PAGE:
Guest post by JYOTI RAHMAN
Nirad C Chaudhuri and Jatin Sarker were both born in Hindu families in the Mymensingh district of eastern Bengal, now Bangladesh. Chaudhuri, about four decades older than Sarkar, wrote his autobiography before India held its first election, and ceased to be an unknown Indian. Sarker also wrote his life story. Unlike Chaudhuri, Sarker’s was in Bangla, published in Bangladesh, never translated in English, and not available in India or beyond. He remains unknown. Which is a pity, because if you want to know what has happened to the land where both these men were born, Sarker is a far, far better guide than Chaudhuri.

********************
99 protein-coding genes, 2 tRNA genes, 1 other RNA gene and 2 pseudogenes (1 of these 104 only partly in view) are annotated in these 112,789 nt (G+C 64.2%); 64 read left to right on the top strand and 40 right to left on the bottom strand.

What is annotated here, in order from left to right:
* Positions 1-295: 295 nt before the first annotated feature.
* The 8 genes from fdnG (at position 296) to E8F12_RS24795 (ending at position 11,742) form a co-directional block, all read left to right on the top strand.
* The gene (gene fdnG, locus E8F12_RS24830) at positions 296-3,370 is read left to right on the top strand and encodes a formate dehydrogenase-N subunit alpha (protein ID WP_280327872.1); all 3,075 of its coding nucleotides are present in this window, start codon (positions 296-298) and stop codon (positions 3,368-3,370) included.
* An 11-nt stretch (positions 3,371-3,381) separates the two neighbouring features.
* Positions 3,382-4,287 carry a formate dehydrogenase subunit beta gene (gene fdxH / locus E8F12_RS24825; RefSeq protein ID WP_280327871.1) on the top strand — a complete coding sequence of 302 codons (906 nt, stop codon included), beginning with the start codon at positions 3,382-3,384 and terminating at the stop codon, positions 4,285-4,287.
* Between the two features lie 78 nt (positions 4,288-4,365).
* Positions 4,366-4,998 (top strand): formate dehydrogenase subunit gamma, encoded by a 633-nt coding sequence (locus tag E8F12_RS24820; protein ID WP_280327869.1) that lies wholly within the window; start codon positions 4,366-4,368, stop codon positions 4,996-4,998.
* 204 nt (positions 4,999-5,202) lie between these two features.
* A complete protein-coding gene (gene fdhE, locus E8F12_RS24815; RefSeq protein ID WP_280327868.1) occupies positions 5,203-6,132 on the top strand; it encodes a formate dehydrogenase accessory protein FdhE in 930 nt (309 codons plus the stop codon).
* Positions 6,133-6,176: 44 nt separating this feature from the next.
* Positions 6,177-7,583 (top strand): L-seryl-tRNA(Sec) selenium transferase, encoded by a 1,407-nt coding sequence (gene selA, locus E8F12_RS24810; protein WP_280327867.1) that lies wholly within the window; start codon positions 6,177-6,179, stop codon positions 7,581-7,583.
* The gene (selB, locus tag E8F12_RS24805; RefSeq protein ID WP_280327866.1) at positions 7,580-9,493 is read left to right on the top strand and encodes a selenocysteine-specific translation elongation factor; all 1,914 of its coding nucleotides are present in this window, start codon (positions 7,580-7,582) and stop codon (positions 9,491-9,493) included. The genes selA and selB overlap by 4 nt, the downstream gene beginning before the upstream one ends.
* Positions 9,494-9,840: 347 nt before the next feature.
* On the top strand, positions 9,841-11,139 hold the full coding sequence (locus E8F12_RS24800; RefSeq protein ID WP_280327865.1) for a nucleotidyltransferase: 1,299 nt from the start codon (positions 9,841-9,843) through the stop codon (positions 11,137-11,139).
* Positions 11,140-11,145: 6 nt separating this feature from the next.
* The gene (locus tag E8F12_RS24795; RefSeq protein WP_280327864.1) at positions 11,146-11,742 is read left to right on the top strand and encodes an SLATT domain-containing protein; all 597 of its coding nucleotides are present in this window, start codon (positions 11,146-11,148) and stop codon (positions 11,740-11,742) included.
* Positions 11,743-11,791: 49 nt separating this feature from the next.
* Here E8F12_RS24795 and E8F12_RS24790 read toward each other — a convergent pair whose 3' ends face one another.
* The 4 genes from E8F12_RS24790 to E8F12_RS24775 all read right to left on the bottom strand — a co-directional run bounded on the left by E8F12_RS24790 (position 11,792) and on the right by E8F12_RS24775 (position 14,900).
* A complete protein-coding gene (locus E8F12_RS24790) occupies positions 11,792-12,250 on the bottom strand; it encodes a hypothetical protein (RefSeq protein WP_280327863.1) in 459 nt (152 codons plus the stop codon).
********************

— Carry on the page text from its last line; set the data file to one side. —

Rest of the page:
Sarker, of course, stopped being an Indian on 14 August 1947, when Mymensingh became part of East Pakistan — the eastern wing of Jinnah’s moth-nibbled land of the pure. His family didn’t move to India. They were not atypical. Many Hindu families remained in East Pakistan. Perhaps it was the presence of Gandhi. Perhaps it was the fantastical belief that Subhas Chandra Bose would return in 1957 — a century after the Great Uprising, two centuries after the Battle of Plassey — to reunite Mother Bengal. Continue reading The Banality of Bengal: Jyoti Rahman on the Tribulations of the Bangladeshi Hindus